Shepard Fairey Sues Associated Press Over Obama Poster
By Dave Itzkoff
Shepard Fairey, the visual artist who created the iconic “Hope” poster of Barack Obama, has filed suit against The Associated Press, according to court documents. Last week, The A.P. said in a statement that the poster, based on an A.P. photograph taken by Mannie Garcia in April 2006, requires its permission for use of the image, and that it is seeking credit and compensation for its use in Mr. Fairey’s works. In the suit, filed in United States District Court in New York, lawyers for Mr. Fairey are seeking a declaratory judgment which would rule that Mr. Fairey’s poster does not infringe on The A.P.’s copyrights and is protected by the Fair Use Doctrine. The complaint also seeks an injunction enjoining The A.P. from asserting its copyrights against Mr. Fairey, his company, Obey Giant, and anyone in possession of the poster or works derived from it, as well as a jury trial.
Also, here's a clear run-down of why AP hasn't got a case against Fairey in the first place:
The AP Has No Case Against Shepard Fairey
By Jonathan Melber
Co-author of ART/WORK: Everything You Need to Know (And Do) As You Pursue Your Art Career. Posted February 8, 2009 | 10:36 PM (EST)
A few days ago, the Associated Press announced that Obama's famous HOPE poster amounts to copyright infringement. The artist behind the poster, Shepard Fairey, has never hidden the fact that he based his iconic creation on a photograph he found through Google. The AP thinks it owns the copyright to that photograph, since Mannie Garcia was freelancing for the AP when he shot it. With posters sold out, a special edition in the National Portrait Gallery, and major exhibitions in New York and Boston, the AP wants in on the windfall.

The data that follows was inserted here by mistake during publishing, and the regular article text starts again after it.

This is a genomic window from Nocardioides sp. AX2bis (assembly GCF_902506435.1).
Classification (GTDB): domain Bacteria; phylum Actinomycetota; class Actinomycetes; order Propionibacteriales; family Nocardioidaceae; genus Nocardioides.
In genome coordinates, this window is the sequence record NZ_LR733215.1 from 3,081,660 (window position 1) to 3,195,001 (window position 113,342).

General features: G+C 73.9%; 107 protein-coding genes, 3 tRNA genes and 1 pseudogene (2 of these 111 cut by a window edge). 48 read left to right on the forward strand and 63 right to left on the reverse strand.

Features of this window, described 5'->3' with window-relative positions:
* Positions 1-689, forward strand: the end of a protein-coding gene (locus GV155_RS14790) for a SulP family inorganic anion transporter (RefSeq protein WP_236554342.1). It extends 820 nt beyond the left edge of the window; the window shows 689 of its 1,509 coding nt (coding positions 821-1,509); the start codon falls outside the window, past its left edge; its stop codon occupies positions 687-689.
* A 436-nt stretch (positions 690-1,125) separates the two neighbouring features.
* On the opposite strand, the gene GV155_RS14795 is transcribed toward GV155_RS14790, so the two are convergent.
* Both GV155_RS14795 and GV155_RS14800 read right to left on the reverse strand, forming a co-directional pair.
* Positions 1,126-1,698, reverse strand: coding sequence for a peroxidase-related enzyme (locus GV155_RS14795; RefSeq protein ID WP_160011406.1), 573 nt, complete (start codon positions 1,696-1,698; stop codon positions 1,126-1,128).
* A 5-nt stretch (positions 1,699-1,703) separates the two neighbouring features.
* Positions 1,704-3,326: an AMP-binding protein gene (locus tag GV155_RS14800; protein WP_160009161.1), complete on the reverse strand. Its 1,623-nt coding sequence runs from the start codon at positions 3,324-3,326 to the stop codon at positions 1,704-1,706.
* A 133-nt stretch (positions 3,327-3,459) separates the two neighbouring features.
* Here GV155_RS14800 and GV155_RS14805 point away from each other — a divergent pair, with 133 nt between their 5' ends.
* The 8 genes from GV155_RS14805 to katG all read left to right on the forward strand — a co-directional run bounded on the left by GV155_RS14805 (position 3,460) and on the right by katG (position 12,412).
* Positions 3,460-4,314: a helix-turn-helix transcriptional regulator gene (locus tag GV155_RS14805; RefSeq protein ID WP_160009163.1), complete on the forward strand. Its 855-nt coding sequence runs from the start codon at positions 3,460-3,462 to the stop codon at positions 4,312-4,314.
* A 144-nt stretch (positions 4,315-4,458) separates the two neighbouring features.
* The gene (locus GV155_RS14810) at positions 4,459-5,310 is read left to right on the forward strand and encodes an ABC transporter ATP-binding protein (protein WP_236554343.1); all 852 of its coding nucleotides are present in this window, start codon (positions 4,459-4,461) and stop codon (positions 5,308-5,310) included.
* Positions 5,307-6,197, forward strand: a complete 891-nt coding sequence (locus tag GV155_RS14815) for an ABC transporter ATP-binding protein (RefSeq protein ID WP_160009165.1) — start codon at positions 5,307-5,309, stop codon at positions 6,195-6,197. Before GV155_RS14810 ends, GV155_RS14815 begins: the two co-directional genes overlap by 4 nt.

But the AP would very likely lose this case if it ever ended up in court. That's because, under copyright law, Fairey's work almost certainly qualifies as "fair use" of Garcia's photograph.
The term "fair use" gets batted around a lot, often incorrectly, and so deserves some explanation. At the most general level, copyright law prohibits you from copying another person's original creative work. That means you're typically not allowed to create work using someone else's original unless you pay that person. "Fair use" is an exception to this rule: it says that sometimes you don't have to pay someone to use his or her original work. Whether you do--that is, whether your new work qualifies as "fair use"--depends on what, exactly, the original work is, how much of it you're using, how you transform it, and whether your new work hurts the commercial market for the original. (Note that the issue has nothing to do with whether anyone thinks your use is "fair.")
By far the most important factor is how you transform the original work--but, contrary to popular belief, the transformation that really matters is the conceptual one, not the physical one. [read on...]
Artist Sues the A.P. Over Obama Image
By RANDY KENNEDY
Published: February 9, 2009
In a pre-emptive strike, the street artist Shepard Fairey filed a lawsuit on Monday against The Associated Press, asking a federal judge to declare that he is protected from copyright infringement claims in his use of a news photograph as the basis for a now ubiquitous campaign poster image of President Obama.